Internal monologues from conferencing as a POC ECR.

Stimuli: “You are really confident for a Chinese student!”

Immediate emotional response: Okay, I guess this is happening again. Another conference, another social interaction, another stranger, another casual racism.

Immediate facework: Pretend you didn’t hear them. Just smile for a few split seconds. Hold on, body. We’re working this out. Just limbo for a while, okay? Continue reading Internal monologues from conferencing as a POC ECR.

A list of my conferencing ethics.

I am going to brainfart a list of my conferencing ethics:

1) Shout out work of early career scholars.

2) If you see an early career researcher struggling to connect with a senior scholar whom you already know, broker the introduction.

3) Make friends with the conference virgins who are attending for the first time.

4) If there are folks awkwardly lurking in your physical orbit, make space to welcome them into the social setting.

5) When awkwardly standing in line for meals or the toilet, make human, non-work, phatic conversation if the vibe is right for comfort.

6) If you need to truncate a conversation and run off, don’t patronizingly say you’ll “catch up”. Earmark a next opportunity and swap contacts.

7) If a mansplainer is hijacking a conversation or Q&A, intervene but redirect the conversational space back to the original speaker.

8) Introduce folks with similar dietary habits to each other so they have company for specific meal scouts.

9) Smell out the stragglers, strays, lost and invite them to join your group/friends during meals/breaks.

10) If you are jobbed and can afford it, offer to get occasional drinks for early career researchers. It fosters intergenerational generosity.

11) Create backchannels to check in with each other. Swap R&R locations so folks who need a rest/pitstop have company.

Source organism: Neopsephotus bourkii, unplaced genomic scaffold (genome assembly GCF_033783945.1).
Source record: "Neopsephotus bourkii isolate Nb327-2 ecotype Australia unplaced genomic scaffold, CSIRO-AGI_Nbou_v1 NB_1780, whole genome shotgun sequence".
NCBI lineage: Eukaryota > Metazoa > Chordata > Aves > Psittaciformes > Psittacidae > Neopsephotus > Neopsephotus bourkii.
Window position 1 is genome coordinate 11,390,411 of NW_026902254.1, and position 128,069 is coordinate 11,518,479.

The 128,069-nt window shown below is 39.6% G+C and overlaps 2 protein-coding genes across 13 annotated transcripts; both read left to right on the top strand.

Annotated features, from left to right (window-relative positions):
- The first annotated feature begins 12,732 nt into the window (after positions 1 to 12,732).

12) If your academic friend has brought their non-acad partner along for socials, get to know them as human persons and not just do work talk.

13) Check in with each other after a night out. Ensure everyone has at least a friend looking out for them. Beep when you get home safely.

14) Take care of each other. We are all experiencing multiple feelings at once. Conference bravado and posturing is tiring. Be human.

15) Foster and protect your conference camaraderie.

Okay goodnight 🐧😴

Confessions from a young woman academic in five parts:


I wrote this some time ago in the past when I was feeling particularly vulnerable and helpless in my career. I should add that I am glad and grateful that these incidents did not take place at the institution at which I am based, and that I have mostly recovered from these experiences – so please don’t worry over me.

When I first shared these thoughts on a private platform among my personal friends, their reactions fell into four categories:

Some friends sent me affirmation and comfort, which made me feel that my friends were listening and cared for me.

Some friends commiserated with me and called out the situations for what they were – appropriation, exploitation, bullying – which was helpful in acknowledging the complex power relations at play.

Some friends who were in positions of authority to mentor others or to shape workplace practices indicated that such behaviour was not acceptable, which gave me hope in wanting to work with the right people to foster better academic culture.